announced the appointment of John Ryan as an Emeritus Professor. This what I wrote on Facebook:
I was just so pleased about this, John's appointment as Emeritus Professor. John can sometimes be a prickly chap. As an undergraduate, I was driving a university car back from a prehistory dig on the North Coast. We had broken to boil the billy for tea. "Mr Belshaw", John said. "Why are we fighting?" We weren't as I saw it, but John thought that we were!
t took me years to appreciate John properly. As I dug more deeply into New England history, he became a source of advice and past gossip. Like me, he tries to do too much, but his aggregate output is enormous.
John is many years older than me, he joined the UNE staff in 1959, but as time passed I became I became one of the diminishing number of people who shared his past, who knew the people who he was talking about,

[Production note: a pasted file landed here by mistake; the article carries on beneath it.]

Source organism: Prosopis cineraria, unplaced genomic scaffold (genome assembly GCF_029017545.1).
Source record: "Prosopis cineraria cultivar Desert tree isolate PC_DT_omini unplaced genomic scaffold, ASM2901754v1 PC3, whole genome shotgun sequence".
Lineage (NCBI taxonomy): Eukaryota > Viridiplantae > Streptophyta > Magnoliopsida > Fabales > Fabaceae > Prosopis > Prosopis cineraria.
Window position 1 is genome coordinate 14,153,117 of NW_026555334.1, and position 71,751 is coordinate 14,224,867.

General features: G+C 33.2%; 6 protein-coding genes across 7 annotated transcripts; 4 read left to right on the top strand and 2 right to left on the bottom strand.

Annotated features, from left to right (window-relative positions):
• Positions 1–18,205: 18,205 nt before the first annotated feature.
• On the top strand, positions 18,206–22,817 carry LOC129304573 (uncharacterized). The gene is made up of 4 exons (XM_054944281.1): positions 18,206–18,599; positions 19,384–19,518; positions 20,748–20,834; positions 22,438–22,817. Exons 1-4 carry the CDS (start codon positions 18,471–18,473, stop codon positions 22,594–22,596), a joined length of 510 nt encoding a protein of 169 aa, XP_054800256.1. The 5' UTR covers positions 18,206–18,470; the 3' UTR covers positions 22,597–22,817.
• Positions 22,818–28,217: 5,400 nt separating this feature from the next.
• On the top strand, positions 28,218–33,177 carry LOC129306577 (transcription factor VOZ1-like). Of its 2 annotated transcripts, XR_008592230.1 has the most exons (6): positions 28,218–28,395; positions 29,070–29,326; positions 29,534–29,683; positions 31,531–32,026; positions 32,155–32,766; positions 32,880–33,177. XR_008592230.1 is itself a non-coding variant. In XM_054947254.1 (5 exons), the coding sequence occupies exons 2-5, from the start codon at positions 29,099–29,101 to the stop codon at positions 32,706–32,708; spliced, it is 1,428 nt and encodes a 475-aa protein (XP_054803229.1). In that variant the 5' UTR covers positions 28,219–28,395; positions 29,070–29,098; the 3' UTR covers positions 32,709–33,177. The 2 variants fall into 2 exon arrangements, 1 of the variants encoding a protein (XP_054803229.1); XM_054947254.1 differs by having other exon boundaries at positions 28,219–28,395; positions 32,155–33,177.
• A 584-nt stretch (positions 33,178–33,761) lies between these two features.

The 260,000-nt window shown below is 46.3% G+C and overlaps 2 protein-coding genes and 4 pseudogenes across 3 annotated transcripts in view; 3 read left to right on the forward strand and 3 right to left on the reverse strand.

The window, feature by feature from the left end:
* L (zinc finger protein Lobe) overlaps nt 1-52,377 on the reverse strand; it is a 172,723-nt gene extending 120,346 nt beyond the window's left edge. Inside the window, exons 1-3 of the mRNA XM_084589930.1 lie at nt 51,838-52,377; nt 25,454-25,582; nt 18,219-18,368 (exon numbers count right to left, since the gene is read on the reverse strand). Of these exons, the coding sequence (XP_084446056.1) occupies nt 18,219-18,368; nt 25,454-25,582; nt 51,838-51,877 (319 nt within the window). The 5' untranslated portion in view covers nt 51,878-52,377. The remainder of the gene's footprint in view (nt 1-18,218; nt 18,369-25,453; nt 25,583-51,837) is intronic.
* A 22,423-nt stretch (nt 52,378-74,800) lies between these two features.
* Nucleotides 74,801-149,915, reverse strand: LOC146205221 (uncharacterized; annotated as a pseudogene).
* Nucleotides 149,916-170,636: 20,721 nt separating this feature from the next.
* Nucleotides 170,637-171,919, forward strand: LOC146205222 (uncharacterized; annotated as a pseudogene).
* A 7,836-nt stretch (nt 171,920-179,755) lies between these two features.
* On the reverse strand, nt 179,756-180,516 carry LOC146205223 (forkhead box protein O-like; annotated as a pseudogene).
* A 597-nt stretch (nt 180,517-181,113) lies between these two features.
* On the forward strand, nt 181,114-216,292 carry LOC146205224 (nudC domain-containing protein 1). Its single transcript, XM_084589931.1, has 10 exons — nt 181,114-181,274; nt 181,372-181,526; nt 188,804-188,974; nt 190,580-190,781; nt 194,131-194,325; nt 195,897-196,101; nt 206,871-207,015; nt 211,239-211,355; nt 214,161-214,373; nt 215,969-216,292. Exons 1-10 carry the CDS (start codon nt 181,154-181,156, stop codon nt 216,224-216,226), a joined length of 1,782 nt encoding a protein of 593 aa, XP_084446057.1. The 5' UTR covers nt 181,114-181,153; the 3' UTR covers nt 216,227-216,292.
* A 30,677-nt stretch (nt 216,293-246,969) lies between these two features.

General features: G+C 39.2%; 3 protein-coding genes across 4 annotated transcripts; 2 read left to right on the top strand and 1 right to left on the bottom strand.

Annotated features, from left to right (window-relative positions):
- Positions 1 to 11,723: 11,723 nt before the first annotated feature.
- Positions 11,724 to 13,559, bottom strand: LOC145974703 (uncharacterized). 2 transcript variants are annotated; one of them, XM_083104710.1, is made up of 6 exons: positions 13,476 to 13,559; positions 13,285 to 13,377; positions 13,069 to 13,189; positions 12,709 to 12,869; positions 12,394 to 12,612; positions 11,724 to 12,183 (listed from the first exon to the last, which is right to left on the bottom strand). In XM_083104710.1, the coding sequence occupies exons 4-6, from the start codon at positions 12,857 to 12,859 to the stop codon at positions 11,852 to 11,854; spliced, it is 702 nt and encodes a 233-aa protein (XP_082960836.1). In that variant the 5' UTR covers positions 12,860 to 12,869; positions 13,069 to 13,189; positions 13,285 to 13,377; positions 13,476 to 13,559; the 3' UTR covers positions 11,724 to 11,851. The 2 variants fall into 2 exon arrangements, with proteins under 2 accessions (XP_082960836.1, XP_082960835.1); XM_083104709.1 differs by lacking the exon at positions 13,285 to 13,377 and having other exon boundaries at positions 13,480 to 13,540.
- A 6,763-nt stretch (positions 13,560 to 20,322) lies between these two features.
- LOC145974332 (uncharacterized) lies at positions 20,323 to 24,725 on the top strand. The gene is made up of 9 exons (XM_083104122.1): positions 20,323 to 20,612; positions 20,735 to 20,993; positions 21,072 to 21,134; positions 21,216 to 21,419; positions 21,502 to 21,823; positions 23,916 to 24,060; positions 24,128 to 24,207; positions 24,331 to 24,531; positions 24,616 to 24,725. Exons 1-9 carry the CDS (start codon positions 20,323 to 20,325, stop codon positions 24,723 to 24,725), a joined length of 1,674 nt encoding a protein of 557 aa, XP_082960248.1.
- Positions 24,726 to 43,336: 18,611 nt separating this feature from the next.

There is something strange at becoming part of a shared past at the age I did, almost a burden. My grandfather played a key role in the establishment first of the Armidale Teachers' College and then the University College, my father was the first staff member to arrive at the new University College. Edgar Booth, the first warden, came to inspect me in hospital on birth.
Figures that are now part of the historical record live in my memory, I absorbed their dreams. John and I can talk about them,
Now John and the younger if somewhat aging Jim share a joint dream in trying to document and present a Northern past that.was important, that exercised major national influence, that is now being forgotten. We can share memories of past events and people, of dreams and causes.
Well, old mate, this is my personal tribute to you. I am just so pleased and happy. For both of us, i think that the best summary is that we tried.Just a personal tribute.